5 of Our Favorite Venison Recipes
Deer season has ended, and all that’s left is to cook and enjoy the ton of venison meat you have tucked safely away in your deep freezer. Don’t wait around until you pull a pack of this succulent meat out of the freezer to figure out the best way to cook it. Instead, start planning your meals ahead of time. Whether it’s venison stew, a venison roast simmered all day in the crock pot, or a pot of venison soup made with mouthwatering veggies from your garden, you want to make sure that you’re cooking it the right way so it will be tender and melt in your mouth pleasing.
There are also quite a few things you should know about cooking venison before you dig a pack of it out of the freezer and just start cooking. There are mistakes to avoid, things you should know, and, of course, the best way to cook it as well. In this blog, we will go into all of those things, so that the venison meat you pull out of your freezer can be cooked to perfection for the family you love.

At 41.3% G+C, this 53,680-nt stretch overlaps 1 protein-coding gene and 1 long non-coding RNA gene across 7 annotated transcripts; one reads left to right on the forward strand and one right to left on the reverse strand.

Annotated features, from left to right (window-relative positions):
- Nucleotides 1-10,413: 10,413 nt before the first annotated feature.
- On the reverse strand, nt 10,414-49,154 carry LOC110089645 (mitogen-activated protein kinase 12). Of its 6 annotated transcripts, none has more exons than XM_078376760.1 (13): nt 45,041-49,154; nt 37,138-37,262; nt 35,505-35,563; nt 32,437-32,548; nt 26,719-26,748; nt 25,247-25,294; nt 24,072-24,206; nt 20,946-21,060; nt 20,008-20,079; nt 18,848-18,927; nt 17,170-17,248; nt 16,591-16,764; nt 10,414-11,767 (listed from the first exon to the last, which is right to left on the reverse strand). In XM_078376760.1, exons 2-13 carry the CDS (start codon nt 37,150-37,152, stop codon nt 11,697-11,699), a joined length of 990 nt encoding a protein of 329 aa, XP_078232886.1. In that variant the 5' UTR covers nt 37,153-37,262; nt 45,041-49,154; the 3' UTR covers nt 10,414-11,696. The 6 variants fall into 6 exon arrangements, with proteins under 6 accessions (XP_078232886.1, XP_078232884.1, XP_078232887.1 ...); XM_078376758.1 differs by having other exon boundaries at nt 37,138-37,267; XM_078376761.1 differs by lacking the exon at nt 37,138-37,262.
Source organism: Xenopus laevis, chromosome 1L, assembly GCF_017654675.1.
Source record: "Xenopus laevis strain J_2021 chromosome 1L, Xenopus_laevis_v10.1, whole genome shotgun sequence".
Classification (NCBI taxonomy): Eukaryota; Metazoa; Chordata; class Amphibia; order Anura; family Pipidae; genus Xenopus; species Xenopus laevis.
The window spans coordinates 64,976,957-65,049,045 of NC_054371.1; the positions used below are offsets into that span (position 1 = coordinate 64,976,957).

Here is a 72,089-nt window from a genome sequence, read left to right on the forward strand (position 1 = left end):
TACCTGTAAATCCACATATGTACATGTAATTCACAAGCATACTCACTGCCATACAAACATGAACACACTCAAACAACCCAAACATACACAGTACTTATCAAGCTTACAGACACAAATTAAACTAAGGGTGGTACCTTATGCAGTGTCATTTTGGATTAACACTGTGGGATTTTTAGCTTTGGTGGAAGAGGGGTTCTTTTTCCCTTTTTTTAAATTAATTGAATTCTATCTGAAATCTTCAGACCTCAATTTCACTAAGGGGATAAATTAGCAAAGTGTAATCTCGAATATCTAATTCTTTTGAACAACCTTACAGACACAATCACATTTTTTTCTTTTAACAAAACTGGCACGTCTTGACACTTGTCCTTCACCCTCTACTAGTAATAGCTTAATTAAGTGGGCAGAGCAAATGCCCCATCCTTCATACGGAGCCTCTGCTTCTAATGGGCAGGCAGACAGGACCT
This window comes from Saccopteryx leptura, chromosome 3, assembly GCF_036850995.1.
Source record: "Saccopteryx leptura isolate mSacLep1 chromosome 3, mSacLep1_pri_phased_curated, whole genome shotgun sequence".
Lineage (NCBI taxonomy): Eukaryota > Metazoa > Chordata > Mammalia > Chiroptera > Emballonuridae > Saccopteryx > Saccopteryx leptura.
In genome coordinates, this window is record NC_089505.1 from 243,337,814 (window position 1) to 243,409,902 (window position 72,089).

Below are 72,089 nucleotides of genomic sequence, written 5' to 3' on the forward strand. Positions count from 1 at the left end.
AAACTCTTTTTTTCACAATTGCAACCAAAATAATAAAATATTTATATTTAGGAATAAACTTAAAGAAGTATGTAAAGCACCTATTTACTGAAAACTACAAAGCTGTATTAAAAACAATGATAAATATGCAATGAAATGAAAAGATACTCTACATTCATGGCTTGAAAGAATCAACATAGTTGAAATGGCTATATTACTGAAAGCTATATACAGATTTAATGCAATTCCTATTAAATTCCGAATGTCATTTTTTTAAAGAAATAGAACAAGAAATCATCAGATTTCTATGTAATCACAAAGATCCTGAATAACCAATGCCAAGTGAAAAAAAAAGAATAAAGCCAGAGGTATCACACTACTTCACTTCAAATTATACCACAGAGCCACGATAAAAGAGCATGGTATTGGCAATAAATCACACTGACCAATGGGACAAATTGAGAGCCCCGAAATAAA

Deer season is more than just a sport for most people. The meat from a kill of a deer can last through the winter and beyond. However, if you don’t know how to cook that meat, then the whole thing can go to waste. From it being too tough to not being done all the way, there are many things you should know about venison, from tips and tricks to the best ways to cook it. If you’re ready to get started on our journey into deer meat, follow us, now.
Things You Should Know Before Trying to Cook Venison Meat
There are quite a few things you should know before trying to cook venison meat. It’s important to note that when cooked the right way deer meat is healthier for you, has a better texture, and is more flavorful than any of the other red meats out there. Below, we will go into a few of the things you should know before ever pulling the meat out of your freezer and trying to prepare it.